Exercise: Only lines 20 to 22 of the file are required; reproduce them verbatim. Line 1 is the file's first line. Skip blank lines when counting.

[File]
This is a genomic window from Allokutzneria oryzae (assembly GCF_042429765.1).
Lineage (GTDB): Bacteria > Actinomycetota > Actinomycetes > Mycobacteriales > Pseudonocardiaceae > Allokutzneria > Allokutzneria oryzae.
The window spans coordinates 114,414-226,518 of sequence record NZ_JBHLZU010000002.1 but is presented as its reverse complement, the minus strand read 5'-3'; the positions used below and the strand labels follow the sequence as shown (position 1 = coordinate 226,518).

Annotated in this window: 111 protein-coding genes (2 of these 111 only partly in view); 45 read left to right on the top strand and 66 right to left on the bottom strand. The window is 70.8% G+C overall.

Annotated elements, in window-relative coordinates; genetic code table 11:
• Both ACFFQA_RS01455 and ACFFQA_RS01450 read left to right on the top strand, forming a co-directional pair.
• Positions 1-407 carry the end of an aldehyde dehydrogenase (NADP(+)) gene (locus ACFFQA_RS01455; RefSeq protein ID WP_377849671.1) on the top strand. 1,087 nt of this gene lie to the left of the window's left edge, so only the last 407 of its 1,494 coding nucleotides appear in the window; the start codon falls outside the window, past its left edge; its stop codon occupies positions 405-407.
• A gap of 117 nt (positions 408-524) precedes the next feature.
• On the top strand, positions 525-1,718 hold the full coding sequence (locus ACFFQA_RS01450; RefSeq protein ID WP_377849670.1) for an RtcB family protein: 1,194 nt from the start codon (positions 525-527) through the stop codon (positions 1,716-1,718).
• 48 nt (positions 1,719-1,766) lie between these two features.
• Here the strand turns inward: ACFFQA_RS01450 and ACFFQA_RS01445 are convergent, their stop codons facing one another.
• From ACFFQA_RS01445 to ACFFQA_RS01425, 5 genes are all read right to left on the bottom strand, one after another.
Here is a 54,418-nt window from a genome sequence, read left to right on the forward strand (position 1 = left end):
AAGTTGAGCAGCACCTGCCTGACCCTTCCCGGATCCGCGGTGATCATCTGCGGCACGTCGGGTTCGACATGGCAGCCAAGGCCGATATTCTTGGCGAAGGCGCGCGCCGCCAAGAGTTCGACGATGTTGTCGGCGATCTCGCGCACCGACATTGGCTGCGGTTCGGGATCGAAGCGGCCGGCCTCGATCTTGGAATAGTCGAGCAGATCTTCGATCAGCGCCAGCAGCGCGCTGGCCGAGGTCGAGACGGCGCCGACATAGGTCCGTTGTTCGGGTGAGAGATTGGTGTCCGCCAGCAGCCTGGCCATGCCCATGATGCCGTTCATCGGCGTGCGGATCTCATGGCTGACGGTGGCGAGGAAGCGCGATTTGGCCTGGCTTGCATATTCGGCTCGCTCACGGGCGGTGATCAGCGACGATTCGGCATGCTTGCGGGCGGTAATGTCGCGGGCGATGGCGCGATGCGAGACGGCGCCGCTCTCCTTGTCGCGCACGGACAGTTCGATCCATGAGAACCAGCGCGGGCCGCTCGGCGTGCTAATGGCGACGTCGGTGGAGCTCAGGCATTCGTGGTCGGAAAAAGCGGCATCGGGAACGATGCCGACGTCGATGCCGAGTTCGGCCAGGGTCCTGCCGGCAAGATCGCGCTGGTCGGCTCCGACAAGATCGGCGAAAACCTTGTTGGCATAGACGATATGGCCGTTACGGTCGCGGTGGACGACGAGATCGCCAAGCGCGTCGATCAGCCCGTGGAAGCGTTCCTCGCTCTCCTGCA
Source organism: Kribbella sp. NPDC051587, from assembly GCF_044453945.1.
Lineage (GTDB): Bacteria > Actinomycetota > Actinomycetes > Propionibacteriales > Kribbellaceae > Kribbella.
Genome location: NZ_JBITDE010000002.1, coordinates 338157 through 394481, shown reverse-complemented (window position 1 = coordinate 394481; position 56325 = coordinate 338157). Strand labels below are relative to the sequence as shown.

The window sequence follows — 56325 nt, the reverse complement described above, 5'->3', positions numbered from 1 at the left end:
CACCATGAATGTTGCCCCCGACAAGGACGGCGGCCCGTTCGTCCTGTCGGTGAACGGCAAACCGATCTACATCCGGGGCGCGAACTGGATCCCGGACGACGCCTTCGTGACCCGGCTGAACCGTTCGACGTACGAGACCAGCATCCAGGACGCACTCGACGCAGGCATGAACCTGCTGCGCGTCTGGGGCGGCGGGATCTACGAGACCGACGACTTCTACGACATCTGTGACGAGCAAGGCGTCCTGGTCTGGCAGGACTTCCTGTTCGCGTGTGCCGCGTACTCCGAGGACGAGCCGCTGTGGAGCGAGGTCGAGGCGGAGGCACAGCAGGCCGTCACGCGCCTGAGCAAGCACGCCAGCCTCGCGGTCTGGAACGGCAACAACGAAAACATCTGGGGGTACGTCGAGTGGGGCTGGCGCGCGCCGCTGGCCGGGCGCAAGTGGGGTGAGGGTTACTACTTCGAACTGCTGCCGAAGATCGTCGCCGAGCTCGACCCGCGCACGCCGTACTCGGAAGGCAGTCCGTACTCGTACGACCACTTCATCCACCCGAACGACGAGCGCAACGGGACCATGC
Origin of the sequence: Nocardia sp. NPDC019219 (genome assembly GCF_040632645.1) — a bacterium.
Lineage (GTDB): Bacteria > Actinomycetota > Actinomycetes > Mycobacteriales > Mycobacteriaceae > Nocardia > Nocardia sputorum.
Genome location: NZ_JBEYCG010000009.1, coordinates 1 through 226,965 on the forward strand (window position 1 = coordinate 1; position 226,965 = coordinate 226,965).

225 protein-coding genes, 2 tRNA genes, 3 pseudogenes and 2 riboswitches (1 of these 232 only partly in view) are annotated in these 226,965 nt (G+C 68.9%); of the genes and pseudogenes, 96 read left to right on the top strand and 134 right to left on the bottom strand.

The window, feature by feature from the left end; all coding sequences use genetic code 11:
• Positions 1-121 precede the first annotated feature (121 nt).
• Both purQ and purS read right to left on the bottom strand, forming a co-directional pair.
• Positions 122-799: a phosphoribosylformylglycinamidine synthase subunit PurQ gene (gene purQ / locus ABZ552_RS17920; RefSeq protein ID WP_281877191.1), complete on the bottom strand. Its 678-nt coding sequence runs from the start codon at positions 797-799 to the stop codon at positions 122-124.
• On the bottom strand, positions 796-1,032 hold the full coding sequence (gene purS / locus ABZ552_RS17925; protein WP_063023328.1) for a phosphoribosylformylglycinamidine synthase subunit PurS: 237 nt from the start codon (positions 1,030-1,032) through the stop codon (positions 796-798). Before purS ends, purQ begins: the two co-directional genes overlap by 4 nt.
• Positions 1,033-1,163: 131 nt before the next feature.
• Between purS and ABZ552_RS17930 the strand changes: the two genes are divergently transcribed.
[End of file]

Origin of the sequence: Nocardia sp. NPDC019219 (genome assembly GCF_040632645.1) — a bacterium.
Lineage (GTDB): Bacteria > Actinomycetota > Actinomycetes > Mycobacteriales > Mycobacteriaceae > Nocardia > Nocardia sputorum.
Genome location: NZ_JBEYCG010000009.1, coordinates 1 through 226,965 on the forward strand (window position 1 = coordinate 1; position 226,965 = coordinate 226,965).